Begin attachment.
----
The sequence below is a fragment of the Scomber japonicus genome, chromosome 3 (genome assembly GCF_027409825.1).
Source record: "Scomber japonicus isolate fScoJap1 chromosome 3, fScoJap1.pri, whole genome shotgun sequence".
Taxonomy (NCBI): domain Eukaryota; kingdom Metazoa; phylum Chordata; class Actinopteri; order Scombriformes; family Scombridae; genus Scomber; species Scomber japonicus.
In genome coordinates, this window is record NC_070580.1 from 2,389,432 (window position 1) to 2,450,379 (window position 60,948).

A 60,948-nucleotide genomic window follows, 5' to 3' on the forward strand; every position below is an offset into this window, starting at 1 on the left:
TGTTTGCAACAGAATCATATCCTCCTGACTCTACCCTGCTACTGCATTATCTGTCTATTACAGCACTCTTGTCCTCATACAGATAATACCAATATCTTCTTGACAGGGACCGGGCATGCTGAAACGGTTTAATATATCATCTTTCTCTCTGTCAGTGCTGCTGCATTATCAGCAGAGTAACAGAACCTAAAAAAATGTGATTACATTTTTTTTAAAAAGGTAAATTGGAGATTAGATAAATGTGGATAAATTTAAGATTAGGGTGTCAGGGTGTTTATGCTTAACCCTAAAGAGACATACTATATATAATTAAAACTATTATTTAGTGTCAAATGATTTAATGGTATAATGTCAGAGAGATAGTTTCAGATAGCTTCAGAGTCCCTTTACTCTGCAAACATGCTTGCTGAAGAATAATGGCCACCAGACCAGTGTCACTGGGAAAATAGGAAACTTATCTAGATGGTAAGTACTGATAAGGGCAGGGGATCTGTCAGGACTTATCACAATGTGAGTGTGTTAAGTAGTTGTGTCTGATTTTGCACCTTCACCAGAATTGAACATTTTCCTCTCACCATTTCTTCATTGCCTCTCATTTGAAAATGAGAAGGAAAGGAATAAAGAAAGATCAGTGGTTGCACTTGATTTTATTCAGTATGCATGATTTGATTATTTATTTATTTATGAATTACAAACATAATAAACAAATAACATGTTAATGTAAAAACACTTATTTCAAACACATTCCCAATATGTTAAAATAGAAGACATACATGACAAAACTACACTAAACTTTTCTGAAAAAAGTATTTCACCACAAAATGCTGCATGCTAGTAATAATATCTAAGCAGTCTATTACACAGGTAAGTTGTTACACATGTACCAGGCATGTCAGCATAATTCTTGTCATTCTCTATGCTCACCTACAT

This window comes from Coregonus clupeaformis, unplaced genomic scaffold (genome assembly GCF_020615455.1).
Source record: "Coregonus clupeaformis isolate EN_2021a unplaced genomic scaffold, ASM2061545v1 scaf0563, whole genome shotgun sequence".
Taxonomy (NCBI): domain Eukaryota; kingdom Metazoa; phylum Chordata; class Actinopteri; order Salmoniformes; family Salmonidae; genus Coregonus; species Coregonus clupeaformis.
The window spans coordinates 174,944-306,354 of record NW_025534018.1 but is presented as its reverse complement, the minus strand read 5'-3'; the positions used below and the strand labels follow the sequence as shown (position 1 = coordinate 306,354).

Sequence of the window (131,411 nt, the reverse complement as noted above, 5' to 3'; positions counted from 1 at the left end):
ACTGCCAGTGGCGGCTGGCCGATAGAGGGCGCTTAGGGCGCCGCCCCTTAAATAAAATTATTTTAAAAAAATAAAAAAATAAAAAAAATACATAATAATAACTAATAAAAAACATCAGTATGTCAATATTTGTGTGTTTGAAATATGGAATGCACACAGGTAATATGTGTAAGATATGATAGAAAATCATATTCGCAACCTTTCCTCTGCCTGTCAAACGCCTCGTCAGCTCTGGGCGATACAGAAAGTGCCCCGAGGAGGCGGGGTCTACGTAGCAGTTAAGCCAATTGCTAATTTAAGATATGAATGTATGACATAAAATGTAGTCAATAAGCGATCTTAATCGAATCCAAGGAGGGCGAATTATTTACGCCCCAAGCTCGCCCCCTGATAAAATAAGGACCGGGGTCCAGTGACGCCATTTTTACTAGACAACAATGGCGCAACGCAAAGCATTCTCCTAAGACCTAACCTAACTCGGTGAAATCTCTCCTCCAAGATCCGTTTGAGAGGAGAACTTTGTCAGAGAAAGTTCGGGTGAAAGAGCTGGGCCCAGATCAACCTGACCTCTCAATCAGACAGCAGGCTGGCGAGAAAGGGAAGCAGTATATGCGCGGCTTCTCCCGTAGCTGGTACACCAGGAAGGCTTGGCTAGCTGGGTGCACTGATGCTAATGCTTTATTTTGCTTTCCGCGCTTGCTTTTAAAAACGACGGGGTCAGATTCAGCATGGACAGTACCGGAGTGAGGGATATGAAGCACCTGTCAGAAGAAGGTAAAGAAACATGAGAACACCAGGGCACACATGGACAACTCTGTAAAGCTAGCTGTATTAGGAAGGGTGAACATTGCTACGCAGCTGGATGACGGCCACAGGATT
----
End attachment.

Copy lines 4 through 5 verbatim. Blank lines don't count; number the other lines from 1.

In genome coordinates, this window is record NC_070580.1 from 2,389,432 (window position 1) to 2,450,379 (window position 60,948).

A 60,948-nucleotide genomic window follows, 5' to 3' on the forward strand; every position below is an offset into this window, starting at 1 on the left: